I'm using Adobe InDesign CC and Adobe Acrobat Pro XI.

In an InDesign document, I created a vector rectangle with rounded corners.

After exporting the document into "Adobe PDF (Print)", the corners of the mentioned rectangle seem jagged, and so are other curved vector elements in the document.

To confirm that the curves in the exported PDF are indeed jagged, I opened another PDF file of some textbook I have (created by professionals). Indeed, any curved element in the textbook PDF was perfectly smooth.

At this point, I tried to copy the rectangle from my InDesign-exported PDF to the textbook PDF, and see what happens. The result: the rounded/curved corners are no longer jagged; they're smooth. Please see the screenshot attached.

I was unable to find the reason for these jagged curves.

I'd appreciate your help with this matter.

Thanks a lot :-)


  • 1
    One thing I can say is that I don't think this will affect printing quality in any way. And the difference is quite subtle. But it is a bit strange. Must have something to do with different export setting for the two pdfs. In InDesign you can export either "print" or "interactive" pdf. The interactive pdf renders more smoothly on screen. Try fiddling with that. Another thing is that vectors and text can sometimes look a bit chunky when you haven't enabled "Simulate Overprint". Try opening "Output Preview" and play around with the settings.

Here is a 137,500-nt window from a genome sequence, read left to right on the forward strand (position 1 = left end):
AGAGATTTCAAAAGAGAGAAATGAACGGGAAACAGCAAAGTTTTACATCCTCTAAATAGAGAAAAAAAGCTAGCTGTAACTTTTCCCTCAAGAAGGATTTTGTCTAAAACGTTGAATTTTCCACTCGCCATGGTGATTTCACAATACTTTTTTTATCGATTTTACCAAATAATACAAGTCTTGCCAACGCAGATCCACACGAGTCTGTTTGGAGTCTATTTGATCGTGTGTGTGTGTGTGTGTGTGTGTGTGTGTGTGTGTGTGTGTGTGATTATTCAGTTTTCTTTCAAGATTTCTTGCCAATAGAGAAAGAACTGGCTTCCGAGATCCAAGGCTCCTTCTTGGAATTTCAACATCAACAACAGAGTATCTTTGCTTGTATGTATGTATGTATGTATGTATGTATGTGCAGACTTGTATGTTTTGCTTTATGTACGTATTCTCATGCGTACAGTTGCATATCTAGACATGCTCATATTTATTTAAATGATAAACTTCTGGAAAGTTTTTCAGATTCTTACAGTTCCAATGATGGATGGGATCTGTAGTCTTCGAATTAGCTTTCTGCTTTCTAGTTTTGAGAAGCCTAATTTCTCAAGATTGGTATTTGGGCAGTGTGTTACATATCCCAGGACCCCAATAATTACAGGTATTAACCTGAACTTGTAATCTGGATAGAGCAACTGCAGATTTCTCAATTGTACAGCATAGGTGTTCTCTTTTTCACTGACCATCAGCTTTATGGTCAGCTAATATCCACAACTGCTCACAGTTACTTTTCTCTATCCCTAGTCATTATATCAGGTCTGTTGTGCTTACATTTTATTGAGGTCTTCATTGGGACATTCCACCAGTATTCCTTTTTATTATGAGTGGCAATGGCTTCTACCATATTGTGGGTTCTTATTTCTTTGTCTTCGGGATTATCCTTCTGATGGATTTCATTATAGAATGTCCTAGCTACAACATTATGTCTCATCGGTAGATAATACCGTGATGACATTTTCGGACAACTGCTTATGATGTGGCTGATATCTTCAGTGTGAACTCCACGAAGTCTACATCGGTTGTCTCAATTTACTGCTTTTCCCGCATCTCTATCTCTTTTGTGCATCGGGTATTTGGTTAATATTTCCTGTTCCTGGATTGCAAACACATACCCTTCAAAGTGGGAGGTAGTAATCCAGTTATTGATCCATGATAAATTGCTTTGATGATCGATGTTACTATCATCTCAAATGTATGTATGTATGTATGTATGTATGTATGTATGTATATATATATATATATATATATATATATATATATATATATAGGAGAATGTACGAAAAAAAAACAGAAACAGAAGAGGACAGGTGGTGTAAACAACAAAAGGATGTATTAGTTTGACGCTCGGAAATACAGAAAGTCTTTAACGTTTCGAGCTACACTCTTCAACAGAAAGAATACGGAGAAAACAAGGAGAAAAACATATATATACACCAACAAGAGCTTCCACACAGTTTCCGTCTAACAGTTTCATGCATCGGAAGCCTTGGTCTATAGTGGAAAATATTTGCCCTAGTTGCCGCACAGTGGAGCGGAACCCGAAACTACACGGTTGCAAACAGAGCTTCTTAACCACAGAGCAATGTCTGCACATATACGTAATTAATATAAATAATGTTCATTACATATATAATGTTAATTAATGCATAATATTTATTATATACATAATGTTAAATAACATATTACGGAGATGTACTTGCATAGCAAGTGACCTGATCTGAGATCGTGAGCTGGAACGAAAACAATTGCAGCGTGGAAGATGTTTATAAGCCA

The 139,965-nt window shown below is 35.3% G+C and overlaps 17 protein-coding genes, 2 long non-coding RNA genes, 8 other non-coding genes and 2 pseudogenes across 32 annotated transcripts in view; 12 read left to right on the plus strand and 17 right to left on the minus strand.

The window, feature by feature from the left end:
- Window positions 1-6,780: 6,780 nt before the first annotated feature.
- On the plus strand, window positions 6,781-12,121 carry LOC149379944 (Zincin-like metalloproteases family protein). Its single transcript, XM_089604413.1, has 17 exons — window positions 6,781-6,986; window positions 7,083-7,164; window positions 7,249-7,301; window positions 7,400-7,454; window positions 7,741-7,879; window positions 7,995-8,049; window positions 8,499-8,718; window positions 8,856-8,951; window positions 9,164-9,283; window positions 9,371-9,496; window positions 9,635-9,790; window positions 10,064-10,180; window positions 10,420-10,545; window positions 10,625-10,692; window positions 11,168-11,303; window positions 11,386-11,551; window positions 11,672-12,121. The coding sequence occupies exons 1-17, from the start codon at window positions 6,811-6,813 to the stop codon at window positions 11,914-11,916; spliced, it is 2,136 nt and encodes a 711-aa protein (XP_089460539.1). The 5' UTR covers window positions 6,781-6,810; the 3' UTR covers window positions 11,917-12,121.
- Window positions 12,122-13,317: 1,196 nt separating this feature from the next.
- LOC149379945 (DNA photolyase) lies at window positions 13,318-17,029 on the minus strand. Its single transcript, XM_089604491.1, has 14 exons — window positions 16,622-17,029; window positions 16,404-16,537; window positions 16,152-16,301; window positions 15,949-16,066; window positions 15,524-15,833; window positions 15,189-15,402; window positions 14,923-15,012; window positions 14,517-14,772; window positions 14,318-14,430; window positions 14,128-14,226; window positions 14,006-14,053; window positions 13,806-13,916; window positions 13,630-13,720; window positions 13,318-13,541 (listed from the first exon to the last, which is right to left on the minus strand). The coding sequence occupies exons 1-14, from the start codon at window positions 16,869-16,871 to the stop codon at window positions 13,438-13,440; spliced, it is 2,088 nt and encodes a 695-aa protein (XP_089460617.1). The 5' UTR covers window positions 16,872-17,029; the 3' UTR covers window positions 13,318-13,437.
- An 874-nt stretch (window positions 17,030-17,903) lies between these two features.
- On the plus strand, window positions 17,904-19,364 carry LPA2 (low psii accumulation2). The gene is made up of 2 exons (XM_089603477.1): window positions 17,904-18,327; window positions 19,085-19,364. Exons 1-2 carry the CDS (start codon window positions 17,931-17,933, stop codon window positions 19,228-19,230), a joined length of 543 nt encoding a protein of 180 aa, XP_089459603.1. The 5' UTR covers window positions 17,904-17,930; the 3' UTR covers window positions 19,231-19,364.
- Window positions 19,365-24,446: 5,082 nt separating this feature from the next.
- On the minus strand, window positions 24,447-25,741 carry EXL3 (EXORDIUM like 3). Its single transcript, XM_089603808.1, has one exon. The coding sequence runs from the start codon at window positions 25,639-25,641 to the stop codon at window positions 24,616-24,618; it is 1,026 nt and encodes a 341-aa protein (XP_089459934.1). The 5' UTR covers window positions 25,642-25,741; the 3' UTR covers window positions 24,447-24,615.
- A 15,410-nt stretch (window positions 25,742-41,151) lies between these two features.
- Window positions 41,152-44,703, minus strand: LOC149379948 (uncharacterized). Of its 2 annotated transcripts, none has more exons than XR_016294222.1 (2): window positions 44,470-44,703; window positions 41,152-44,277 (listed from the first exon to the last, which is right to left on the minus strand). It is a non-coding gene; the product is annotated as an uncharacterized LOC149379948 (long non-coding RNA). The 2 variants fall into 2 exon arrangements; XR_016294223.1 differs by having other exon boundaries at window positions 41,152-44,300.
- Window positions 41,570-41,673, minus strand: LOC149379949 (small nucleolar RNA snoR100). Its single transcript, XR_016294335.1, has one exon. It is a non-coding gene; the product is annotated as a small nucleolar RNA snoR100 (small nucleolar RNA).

– Wolff
    Commented Oct 13, 2019 at 14:37
  • 3
    Looks like you have the element twice on top of itself.
    – joojaa
    Commented Oct 13, 2019 at 15:45
  • @Wolff Thank you! I exported the document as an "interactive" PDF and it did solve the problem. However, this PDF size was too large at first, but then I played around with the export settings (more specifically, the compression settings), and I managed to get a smaller-sized file without significant decrease in its quality. Thanks again for your kind help :)
    – Eran
    Commented Oct 13, 2019 at 23:02
  • Good. Actually i thought @joojaa was right. I've added an answer for you to accept (if you can) so we can wrap this up.
    – Wolff
    Commented Oct 14, 2019 at 17:58
  • @Wolff it could also be a residue of how a very dark deep black with all CMYK components renders.
    – joojaa
    Commented Oct 14, 2019 at 18:42

1 Answer 1


What you are seeing is probably the difference between a print PDF and an interactive PDF.

When you export a PDF from InDesign, you can choose between these two types:

Adobe PDF (Interactive) is used to make PDFs which are meant to be viewed on a screen. It uses a simplified export dialogue. An interactive PDF is always in RGB and can't have bleed (among other things). Although in some cases it can be used for print, it's not recommendable.

Adobe PDF (Print) is (not surprisingly) used to make PDFs suitable for print.

The anti-aliasing in print PDFs can sometimes look a bit chunky on screen depending on the export settings and the settings of the PDF viewer. Interactive PDFs generally render smoother on screen.

I am unsure exactly why this is happening. If someone knows, feel free to edit the answer to include this information.

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